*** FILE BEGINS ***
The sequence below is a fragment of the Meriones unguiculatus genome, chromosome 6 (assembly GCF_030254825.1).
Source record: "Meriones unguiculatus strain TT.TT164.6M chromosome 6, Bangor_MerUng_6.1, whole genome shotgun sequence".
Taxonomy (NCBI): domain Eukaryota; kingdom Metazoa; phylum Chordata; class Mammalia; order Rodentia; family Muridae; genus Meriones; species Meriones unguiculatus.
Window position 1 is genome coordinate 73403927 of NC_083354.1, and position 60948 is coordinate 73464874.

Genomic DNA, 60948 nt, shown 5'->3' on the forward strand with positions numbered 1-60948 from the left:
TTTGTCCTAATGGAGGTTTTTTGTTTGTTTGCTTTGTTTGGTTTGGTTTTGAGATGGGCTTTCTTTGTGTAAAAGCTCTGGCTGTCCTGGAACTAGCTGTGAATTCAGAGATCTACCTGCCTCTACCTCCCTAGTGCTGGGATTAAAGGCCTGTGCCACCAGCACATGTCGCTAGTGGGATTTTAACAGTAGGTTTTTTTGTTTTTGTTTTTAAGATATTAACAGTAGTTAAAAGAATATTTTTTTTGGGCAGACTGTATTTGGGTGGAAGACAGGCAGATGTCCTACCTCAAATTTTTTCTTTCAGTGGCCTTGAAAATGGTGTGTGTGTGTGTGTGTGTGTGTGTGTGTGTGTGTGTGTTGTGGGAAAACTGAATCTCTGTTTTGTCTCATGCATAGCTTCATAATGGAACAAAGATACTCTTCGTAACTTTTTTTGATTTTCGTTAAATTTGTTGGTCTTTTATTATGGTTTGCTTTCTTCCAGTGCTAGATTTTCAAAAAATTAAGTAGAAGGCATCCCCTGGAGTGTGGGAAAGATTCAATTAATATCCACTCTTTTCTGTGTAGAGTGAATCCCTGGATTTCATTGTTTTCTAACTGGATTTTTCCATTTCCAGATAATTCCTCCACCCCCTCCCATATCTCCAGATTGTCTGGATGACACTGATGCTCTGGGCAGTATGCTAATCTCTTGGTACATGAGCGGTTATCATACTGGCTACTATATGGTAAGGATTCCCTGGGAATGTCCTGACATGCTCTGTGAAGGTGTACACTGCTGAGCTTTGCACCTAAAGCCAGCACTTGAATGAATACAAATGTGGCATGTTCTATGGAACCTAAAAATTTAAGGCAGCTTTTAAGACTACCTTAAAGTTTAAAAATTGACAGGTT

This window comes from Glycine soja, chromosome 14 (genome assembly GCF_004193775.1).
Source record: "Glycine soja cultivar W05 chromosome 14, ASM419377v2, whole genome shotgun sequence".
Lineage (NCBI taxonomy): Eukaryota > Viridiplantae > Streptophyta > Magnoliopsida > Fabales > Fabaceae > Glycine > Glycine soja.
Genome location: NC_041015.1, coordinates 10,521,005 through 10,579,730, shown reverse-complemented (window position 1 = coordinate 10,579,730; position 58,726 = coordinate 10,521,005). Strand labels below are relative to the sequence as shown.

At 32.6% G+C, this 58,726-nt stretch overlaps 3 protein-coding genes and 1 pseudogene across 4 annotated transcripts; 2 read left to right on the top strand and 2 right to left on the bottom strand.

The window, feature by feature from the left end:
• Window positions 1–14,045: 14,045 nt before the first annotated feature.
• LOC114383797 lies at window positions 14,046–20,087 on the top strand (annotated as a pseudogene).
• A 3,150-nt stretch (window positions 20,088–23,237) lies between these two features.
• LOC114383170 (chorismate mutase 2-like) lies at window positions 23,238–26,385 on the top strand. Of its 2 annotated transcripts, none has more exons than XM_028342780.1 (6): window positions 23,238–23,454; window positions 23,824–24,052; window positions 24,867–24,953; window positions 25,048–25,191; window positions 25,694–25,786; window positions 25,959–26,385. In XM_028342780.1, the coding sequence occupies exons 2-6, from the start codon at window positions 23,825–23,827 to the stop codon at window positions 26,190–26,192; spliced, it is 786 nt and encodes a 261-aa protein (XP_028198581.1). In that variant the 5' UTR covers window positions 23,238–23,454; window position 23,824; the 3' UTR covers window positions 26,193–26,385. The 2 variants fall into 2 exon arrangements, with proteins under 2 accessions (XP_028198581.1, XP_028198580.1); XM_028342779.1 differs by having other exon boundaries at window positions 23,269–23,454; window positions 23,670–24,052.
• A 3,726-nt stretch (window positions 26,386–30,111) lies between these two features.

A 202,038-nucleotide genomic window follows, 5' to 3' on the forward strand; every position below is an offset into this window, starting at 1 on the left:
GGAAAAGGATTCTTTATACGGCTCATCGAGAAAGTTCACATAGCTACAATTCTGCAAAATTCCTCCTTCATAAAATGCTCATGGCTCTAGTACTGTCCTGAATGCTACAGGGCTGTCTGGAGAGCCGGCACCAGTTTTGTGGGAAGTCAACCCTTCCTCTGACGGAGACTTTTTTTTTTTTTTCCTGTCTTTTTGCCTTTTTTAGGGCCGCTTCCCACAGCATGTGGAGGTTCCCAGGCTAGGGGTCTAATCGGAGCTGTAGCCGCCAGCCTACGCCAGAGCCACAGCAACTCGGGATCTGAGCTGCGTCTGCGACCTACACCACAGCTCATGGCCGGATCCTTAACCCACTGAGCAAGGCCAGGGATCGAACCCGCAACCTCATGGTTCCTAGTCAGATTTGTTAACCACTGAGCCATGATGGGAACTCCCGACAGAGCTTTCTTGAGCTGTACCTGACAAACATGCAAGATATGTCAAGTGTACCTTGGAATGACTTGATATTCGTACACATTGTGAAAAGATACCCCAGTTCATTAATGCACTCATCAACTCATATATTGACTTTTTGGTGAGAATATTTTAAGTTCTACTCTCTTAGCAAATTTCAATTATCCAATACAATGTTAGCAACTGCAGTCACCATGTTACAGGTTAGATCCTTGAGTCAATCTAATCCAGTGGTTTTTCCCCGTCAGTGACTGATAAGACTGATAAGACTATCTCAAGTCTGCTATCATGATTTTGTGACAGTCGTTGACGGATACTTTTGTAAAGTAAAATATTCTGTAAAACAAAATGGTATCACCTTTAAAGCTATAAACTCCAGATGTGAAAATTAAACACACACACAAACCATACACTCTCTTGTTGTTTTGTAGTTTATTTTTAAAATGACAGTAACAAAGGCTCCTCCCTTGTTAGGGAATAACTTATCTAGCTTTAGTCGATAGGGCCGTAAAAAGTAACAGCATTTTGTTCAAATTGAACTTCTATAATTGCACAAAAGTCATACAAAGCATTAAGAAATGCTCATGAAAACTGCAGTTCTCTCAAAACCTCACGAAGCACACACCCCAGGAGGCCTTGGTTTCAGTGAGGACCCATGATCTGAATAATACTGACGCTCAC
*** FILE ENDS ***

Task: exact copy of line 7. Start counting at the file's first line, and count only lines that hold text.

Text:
This window comes from Glycine soja, chromosome 14 (genome assembly GCF_004193775.1).